Java Reference
In-Depth Information
Listing2-31 ' s LoggingApptCalendar classdoesnotdependuponimplementa-
tiondetailsofthe ApptCalendar class.Youcanaddnewmethodsto ApptCalen-
dar and they will not break LoggingApptCalendar .
Note Listing 2-31 ' s LoggingApptCalendar class is an example of a wrapper
class ,aclasswhoseinstanceswrapotherinstances.Each LoggingApptCalendar
instance wraps an ApptCalendar instance. LoggingApptCalendar is also an
example of the Decorator design pattern , which is presented on page 175 of Design
Patterns: Elements of Reusable Object-Oriented Software by Erich Gamma, Richard
Helm, Ralph Johnson, and John Vlissides (Addison-Wesley, 1995; ISBN:
When should you extend a class and when should you use a wrapper class? Extend
umented for class extension. Otherwise, use a wrapper class.
protected methodsthathookintotheclass'sinnerworkings(tosupportwritingef-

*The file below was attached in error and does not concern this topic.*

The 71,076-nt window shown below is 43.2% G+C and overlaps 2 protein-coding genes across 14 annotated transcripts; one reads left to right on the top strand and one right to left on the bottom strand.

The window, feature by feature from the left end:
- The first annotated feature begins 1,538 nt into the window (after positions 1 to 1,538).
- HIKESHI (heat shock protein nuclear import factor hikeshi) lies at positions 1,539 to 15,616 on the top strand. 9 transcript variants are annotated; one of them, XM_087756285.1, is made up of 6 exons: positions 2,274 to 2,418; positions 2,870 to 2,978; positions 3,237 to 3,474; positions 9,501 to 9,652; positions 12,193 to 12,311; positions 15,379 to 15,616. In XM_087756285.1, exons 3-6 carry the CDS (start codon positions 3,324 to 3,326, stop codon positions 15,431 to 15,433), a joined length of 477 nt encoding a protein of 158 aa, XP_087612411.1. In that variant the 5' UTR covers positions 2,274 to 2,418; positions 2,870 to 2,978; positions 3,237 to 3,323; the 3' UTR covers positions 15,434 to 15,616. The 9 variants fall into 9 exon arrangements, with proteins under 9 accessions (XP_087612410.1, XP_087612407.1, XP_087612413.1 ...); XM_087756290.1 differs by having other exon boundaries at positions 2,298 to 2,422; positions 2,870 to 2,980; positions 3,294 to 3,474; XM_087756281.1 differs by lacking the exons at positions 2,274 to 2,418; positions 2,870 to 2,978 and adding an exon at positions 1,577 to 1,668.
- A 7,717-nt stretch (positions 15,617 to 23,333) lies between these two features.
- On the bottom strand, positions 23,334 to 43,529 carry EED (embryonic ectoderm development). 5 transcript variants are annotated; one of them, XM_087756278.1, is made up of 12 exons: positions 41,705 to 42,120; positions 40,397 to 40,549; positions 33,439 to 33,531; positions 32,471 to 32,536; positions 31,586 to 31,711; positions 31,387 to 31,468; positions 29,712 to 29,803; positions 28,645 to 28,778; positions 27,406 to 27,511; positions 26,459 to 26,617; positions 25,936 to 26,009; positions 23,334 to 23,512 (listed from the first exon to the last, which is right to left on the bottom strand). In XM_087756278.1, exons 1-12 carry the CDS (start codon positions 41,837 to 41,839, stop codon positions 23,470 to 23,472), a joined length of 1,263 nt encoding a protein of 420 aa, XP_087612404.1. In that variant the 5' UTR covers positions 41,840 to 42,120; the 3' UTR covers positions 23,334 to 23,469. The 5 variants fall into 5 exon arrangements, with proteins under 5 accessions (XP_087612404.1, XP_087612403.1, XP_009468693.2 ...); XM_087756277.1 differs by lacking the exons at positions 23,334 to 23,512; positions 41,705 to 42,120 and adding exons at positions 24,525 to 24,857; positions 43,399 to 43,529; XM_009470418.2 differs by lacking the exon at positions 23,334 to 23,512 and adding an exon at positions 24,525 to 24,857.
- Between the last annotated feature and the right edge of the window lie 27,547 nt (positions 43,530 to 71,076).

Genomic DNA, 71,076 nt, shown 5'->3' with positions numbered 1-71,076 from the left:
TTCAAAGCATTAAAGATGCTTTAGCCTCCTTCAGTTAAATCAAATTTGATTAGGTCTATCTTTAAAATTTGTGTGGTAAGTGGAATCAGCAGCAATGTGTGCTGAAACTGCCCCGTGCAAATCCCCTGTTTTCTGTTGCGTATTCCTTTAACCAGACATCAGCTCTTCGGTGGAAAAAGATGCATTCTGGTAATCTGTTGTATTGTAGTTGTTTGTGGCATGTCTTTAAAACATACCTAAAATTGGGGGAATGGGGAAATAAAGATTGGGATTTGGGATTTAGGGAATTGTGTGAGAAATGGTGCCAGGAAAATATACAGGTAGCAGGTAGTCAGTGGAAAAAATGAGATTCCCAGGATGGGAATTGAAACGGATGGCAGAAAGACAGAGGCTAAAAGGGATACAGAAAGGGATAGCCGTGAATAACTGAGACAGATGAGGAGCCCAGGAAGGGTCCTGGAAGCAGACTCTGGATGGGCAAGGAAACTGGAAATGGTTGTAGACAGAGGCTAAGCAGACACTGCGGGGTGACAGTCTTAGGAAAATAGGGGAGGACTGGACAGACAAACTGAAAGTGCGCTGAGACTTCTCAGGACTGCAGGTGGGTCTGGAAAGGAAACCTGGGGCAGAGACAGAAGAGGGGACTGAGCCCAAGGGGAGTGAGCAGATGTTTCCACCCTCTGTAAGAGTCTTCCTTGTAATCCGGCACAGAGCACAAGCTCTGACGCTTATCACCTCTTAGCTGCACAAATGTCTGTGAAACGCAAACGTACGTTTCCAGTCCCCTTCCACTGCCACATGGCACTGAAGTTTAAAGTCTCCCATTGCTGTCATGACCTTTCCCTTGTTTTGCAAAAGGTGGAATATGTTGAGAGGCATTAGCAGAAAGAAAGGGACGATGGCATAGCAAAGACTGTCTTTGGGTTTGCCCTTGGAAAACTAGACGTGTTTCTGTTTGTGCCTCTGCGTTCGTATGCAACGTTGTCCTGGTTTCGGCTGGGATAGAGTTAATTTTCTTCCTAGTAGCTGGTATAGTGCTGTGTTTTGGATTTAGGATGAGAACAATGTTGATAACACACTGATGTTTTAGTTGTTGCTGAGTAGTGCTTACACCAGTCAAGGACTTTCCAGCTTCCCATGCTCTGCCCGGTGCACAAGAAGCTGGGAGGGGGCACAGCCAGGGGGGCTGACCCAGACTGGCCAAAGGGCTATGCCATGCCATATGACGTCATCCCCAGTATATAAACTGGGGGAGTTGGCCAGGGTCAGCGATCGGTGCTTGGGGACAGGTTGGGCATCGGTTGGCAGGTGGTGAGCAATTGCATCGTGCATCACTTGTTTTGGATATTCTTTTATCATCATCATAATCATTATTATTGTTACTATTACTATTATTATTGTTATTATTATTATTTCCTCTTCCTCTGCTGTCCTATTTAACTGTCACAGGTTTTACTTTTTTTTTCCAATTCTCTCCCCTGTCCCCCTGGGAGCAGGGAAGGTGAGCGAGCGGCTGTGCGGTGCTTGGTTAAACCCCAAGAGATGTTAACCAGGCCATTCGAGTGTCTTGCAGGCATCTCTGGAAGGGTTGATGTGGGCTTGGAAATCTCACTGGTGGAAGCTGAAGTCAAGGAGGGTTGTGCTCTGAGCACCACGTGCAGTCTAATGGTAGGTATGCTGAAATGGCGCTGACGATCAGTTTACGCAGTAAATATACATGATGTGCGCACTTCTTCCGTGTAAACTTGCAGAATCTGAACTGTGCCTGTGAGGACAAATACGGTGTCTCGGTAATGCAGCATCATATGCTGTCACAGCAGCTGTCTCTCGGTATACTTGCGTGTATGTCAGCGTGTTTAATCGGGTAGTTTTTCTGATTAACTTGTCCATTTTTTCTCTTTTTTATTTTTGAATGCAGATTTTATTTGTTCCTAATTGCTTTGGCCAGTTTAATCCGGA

ficient subclasses), and ensure that constructors and the clone() method never call
overridable methods. Document means clearly state the impact of overriding methods.
Caution Wrapper classes should not be used in a callback framework , an object
frameworkinwhichanobjectpassesitsownreferencetoanotherobject(via this )so
backtotheformerobject'smethod”isknownasa callback .Becausethewrappedob-
ject does not know of its wrapper class, it passes only its reference (via this ), and
resulting callbacks do not involve the wrapper class's methods.
Changing Form
Some real-world entities can change their forms. For example, water (on Earth as op-
posed to interstellar space) is naturally a liquid, but it changes to a solid when frozen,
undergo metamorphosis are another example.
The ability to change form is known as polymorphism , and is useful to model in a
more concisely by introducing a single Shape class and its draw() method, and
by invoking that method for each Circle instance, Rectangle instance, and other
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